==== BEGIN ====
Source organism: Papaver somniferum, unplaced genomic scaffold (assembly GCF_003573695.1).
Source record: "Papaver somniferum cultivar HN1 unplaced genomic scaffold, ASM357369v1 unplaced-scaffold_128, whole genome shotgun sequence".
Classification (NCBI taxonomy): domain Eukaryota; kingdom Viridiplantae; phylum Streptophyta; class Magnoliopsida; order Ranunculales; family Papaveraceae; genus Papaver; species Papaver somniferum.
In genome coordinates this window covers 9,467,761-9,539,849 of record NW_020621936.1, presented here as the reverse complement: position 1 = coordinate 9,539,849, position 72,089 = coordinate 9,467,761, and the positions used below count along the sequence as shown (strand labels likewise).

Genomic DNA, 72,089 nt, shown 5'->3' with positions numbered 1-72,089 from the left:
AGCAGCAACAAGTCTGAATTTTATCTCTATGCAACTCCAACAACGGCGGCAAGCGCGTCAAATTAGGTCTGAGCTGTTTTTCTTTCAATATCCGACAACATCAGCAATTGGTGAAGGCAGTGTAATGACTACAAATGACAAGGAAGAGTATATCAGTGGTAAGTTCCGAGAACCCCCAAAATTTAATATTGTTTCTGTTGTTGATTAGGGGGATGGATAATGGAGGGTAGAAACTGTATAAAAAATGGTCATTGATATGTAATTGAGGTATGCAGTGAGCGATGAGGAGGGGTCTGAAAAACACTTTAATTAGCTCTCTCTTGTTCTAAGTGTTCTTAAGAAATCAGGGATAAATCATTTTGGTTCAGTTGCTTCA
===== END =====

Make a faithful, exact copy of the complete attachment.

Source organism: Papaver somniferum, unplaced genomic scaffold (assembly GCF_003573695.1).
Source record: "Papaver somniferum cultivar HN1 unplaced genomic scaffold, ASM357369v1 unplaced-scaffold_128, whole genome shotgun sequence".
Classification (NCBI taxonomy): domain Eukaryota; kingdom Viridiplantae; phylum Streptophyta; class Magnoliopsida; order Ranunculales; family Papaveraceae; genus Papaver; species Papaver somniferum.
In genome coordinates this window covers 9,467,761-9,539,849 of record NW_020621936.1, presented here as the reverse complement: position 1 = coordinate 9,539,849, position 72,089 = coordinate 9,467,761, and the positions used below count along the sequence as shown (strand labels likewise).

Genomic DNA, 72,089 nt, shown 5'->3' with positions numbered 1-72,089 from the left:
AGCAGCAACAAGTCTGAATTTTATCTCTATGCAACTCCAACAACGGCGGCAAGCGCGTCAAATTAGGTCTGAGCTGTTTTTCTTTCAATATCCGACAACATCAGCAATTGGTGAAGGCAGTGTAATGACTACAAATGACAAGGAAGAGTATATCAGTGGTAAGTTCCGAGAACCCCCAAAATTTAATATTGTTTCTGTTGTTGATTAGGGGGATGGATAATGGAGGGTAGAAACTGTATAAAAAATGGTCATTGATATGTAATTGAGGTATGCAGTGAGCGATGAGGAGGGGTCTGAAAAACACTTTAATTAGCTCTCTCTTGTTCTAAGTGTTCTTAAGAAATCAGGGATAAATCATTTTGGTTCAGTTGCTTCA